Another opportunity Edgar has is working with faculty across the college. An international programs committee and an honors program committee, whic are comprised of one faculty member from each of the Bumpers College departments, guide these programs. Because of her experience working with faculty, she is able to connect students with faculty members to create a new learning experiences.
Edgar said, “With my relationship with Bumpers College faculty, I
have been able to connect students
to faculty mentors for either research or international interests. This has been a benefit for our students, and I am looking forward to continuing to work with both faculty and students in these endeavors.”
Two outstanding faculty members with Texas Tech’s College of Agricultural Sciences and Natural Resources have been named Texas Tech Integrated Scholars by the university’s Office of the Provost. Scott Burris, an Associate Professor and Graduate Studies Coordinator with Tech’s Department of Agricultural Education and Communications and Cynthia McKenney, Associate Chair and Rockwell Endowed Professor of Horticulture with Tech’s Department of Plant and Soil Science, were recognized through the annual selection process.
“An Integrated Scholar at Texas Tech University is a faculty member who demonstrates significant accomplishments and effective synergy among the major professorial functions of teaching, research, and service,” said Lawrence Schovanec, Texas Tech Provost and Senior Vice President. “Each of these faculty members has infused the results of their scholarship and creative activity into the learning experiences they provide to students, and their service and engagement activities.”
This year, 40 applications or nominations for Integrated Scholars were received, and it was no easy task to narrow the field to this group of 11 finalists due to the overall quality of the applications, he said. Current CASNR faculty members who are Integrated Scholars include Peter Dotray, CASNR’s Leidigh Professor of Weed Science with a joint appointment at Texas A&M Agrilife Research and Extension Service; Cindy Akers, CASNR’s Associate Dean for Academic and Student Programs; Guy Loneragan, a Texas Tech veterinary epidemiologist and professor of food safety and public health; and Mindy Brashears, director of Texas Tech’s International Center for Food Industry Excellence.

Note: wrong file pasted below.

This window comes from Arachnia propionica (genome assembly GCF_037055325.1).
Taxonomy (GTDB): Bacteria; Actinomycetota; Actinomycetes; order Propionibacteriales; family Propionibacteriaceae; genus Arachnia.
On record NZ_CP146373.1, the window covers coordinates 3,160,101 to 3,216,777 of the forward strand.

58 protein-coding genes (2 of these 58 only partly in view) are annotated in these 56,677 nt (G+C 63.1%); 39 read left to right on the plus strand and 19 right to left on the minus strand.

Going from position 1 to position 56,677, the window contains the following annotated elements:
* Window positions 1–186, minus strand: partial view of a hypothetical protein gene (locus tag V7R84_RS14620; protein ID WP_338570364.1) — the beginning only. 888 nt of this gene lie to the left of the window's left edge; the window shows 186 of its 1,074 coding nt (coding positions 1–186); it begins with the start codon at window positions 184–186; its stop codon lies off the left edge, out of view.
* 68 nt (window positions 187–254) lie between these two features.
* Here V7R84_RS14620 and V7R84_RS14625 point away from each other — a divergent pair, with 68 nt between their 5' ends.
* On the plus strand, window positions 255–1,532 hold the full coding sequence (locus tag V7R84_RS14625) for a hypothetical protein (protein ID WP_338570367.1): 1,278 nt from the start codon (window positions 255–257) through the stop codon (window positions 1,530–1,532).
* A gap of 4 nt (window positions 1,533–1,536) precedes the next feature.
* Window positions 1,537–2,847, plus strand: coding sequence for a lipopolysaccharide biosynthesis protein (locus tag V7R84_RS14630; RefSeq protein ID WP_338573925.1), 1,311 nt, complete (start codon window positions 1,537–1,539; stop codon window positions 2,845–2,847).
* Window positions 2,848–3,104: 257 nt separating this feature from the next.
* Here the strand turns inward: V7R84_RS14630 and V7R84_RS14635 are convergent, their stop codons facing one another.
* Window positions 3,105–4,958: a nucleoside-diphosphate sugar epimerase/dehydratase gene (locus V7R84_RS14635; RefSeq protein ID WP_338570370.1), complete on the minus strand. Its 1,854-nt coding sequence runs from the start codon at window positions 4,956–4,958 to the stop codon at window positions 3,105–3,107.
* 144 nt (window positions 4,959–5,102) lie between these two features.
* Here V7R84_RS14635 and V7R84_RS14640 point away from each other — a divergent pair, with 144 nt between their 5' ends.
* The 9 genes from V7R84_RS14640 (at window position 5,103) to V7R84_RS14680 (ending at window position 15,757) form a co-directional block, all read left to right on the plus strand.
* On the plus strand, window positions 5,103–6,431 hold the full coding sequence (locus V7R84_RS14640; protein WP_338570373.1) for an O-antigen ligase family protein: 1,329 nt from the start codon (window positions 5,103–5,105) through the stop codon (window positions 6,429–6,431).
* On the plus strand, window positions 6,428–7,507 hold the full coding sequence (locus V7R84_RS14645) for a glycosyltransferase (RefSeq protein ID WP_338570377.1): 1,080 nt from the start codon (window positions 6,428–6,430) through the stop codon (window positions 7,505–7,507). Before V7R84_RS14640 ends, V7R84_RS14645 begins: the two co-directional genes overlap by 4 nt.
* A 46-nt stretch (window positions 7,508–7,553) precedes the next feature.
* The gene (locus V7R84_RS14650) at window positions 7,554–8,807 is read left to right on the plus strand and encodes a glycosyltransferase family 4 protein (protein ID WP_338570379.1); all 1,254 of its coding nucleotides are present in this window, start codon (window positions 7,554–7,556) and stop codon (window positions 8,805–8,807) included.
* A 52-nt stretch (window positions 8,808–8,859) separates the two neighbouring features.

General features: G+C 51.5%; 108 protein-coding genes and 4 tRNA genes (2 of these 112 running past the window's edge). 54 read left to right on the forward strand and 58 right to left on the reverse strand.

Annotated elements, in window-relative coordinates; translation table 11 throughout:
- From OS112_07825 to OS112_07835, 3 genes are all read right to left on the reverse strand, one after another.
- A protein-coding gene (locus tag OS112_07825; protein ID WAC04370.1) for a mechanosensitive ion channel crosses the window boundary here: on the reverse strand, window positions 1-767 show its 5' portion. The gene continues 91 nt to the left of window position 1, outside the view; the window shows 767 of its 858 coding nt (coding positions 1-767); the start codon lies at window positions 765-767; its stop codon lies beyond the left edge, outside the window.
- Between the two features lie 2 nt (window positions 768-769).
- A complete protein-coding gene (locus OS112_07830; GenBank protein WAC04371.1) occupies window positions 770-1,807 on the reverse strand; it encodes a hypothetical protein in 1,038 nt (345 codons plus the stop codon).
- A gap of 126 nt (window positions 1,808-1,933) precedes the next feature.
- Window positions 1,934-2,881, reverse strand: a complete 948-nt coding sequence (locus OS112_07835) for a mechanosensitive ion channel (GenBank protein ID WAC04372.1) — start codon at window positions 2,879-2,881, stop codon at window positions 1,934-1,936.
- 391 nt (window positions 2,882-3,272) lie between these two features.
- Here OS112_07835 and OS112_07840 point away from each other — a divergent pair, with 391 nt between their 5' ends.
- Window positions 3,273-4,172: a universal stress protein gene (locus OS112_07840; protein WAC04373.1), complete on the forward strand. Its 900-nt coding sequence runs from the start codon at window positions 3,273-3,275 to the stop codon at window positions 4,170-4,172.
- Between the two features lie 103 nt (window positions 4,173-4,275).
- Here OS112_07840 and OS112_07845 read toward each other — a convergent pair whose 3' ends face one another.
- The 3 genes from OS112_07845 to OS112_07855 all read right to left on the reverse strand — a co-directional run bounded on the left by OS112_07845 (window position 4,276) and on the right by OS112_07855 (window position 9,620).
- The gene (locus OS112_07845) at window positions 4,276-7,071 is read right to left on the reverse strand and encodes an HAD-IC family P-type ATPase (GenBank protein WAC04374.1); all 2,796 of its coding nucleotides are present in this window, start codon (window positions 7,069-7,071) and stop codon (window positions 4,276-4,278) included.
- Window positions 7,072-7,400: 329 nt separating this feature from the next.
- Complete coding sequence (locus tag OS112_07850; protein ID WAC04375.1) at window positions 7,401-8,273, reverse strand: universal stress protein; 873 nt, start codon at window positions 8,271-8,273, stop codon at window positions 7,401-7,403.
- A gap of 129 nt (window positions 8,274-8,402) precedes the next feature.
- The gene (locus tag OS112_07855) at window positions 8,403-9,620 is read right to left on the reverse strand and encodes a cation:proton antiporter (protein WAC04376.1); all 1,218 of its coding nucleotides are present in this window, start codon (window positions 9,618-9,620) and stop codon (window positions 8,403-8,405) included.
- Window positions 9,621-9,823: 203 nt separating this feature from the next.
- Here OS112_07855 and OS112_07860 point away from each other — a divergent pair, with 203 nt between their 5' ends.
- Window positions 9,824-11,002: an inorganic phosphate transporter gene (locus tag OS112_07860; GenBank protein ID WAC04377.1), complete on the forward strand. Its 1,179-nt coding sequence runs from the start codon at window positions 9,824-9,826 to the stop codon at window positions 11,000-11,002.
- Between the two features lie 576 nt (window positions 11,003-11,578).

McKenney is a nationally recognized professor of ornamental horticulture. Over the years her research efforts have focused on development and release of native plant varieties included in the Raider Wildflower Collection and water conserving landscape research. In the past, she has held a number of academic leadership positions, including serving as an undergraduate program coordinator, and greenhouse administrator at Tech. In 2010, she was named a professor of horticulture and distance education leader at Tech.
McKenney received her bachelor’s degree in ornamental horticulture and her Texas provisional secondary teaching certificate in broad field science from Tech. Her master’s degree in horticulture and doctorate in higher education administration are from Tech. Recent honors for McKenney include the CASNR Service/Outreach Award (2014); Lifetime Member Award from the Texas Nursery Landscape Association (2013); and the J.C. Miller Distinguished Educator Award, Southern Region-American Society for Horticulture Science (2010). She was inducted as a Fellow in the American Society of Horticultural Science (ASHS) and currently is the Vice President of the Education Division for ASHS.
Separately, Burris, a specialist in agricultural education, joined the Tech faculty in 2005 and currently serves as the department’s Student Teacher Coordinator. He earned a bachelor’s degree in interdisciplinary agriculture from Texas Tech, and master’s and doctorate degrees in agricultural education from the University of Missouri. He is known for his effective teaching at Tech and has received the Outstanding Faculty Member of the Semester Award from the college.
In addition, Burris is active in service roles. He is associate chair for Tech’s Institutional Review Board committee and is a member of the Texas FFA Board of directors. Awards for Burris include CASNR Teaching Award (2013); Professing Excellence Award (2013); President’s Excellence in Teaching Award; and Spencer A. Wells Faculty Award for Creativity in Teaching.
Written by Norman Martin
Shannon Arnold, associate professor in agricultural education, has won the President’s Award for Excellence in Service Learning. The award recognizes a faculty member and commu- nity partners who use a service learning activity to meet a community need. For this award, Ar- nold will receive $800.
To meet the need for increasing interest among youth in science, technology, engineering and math (STEM) education, Arnold’s students collaborated with county 4-H leaders to design a STEM-based day camp. The goal of the camp was to foster the exploration of knowledge and research in STEM fields.
The camp was successfully held at MSU in 2015, with Arnold’s students teaching workshops to 4-H youth and leaders. Overall results of a post-workshop test showed that youth increased their knowledge, interest and career aspirations in STEM and natural resource concepts as a result of attending the camp. The largest increases were seen in the understanding of STEM concepts, interest in engineering and agriculture, the desire to pursue a career in a STEM- related field and in the awareness that STEM concepts are integrated into agriculture.